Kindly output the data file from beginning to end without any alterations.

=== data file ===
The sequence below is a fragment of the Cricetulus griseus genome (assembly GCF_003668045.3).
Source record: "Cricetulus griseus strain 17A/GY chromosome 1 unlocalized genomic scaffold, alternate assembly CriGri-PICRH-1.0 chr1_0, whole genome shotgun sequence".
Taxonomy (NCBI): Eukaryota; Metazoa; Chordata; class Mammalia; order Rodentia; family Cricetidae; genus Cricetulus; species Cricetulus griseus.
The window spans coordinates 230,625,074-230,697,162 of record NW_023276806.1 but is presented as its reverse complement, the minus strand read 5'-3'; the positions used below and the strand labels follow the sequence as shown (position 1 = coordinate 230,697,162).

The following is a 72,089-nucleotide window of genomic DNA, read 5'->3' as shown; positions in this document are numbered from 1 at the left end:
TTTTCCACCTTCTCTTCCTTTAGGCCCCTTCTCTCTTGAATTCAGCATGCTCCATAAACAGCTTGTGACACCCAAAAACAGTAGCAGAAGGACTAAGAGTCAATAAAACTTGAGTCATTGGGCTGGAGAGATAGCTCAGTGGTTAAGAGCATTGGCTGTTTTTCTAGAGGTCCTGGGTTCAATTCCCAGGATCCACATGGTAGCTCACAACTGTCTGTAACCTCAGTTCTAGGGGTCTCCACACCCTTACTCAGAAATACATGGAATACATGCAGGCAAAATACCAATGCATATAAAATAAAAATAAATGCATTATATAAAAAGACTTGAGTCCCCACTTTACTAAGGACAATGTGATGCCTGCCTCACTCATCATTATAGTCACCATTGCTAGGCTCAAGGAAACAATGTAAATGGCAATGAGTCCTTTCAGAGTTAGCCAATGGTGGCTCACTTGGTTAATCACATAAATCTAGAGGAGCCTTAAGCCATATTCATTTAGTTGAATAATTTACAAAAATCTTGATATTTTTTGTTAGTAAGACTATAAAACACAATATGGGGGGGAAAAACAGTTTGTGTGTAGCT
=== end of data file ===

The sequence below is a fragment of the Cricetulus griseus genome (assembly GCF_003668045.3).
Source record: "Cricetulus griseus strain 17A/GY chromosome 1 unlocalized genomic scaffold, alternate assembly CriGri-PICRH-1.0 chr1_0, whole genome shotgun sequence".
Taxonomy (NCBI): Eukaryota; Metazoa; Chordata; class Mammalia; order Rodentia; family Cricetidae; genus Cricetulus; species Cricetulus griseus.
The window spans coordinates 230,625,074-230,697,162 of record NW_023276806.1 but is presented as its reverse complement, the minus strand read 5'-3'; the positions used below and the strand labels follow the sequence as shown (position 1 = coordinate 230,697,162).

The following is a 72,089-nucleotide window of genomic DNA, read 5'->3' as shown; positions in this document are numbered from 1 at the left end:
TTTTCCACCTTCTCTTCCTTTAGGCCCCTTCTCTCTTGAATTCAGCATGCTCCATAAACAGCTTGTGACACCCAAAAACAGTAGCAGAAGGACTAAGAGTCAATAAAACTTGAGTCATTGGGCTGGAGAGATAGCTCAGTGGTTAAGAGCATTGGCTGTTTTTCTAGAGGTCCTGGGTTCAATTCCCAGGATCCACATGGTAGCTCACAACTGTCTGTAACCTCAGTTCTAGGGGTCTCCACACCCTTACTCAGAAATACATGGAATACATGCAGGCAAAATACCAATGCATATAAAATAAAAATAAATGCATTATATAAAAAGACTTGAGTCCCCACTTTACTAAGGACAATGTGATGCCTGCCTCACTCATCATTATAGTCACCATTGCTAGGCTCAAGGAAACAATGTAAATGGCAATGAGTCCTTTCAGAGTTAGCCAATGGTGGCTCACTTGGTTAATCACATAAATCTAGAGGAGCCTTAAGCCATATTCATTTAGTTGAATAATTTACAAAAATCTTGATATTTTTTGTTAGTAAGACTATAAAACACAATATGGGGGGGAAAAACAGTTTGTGTGTAGCT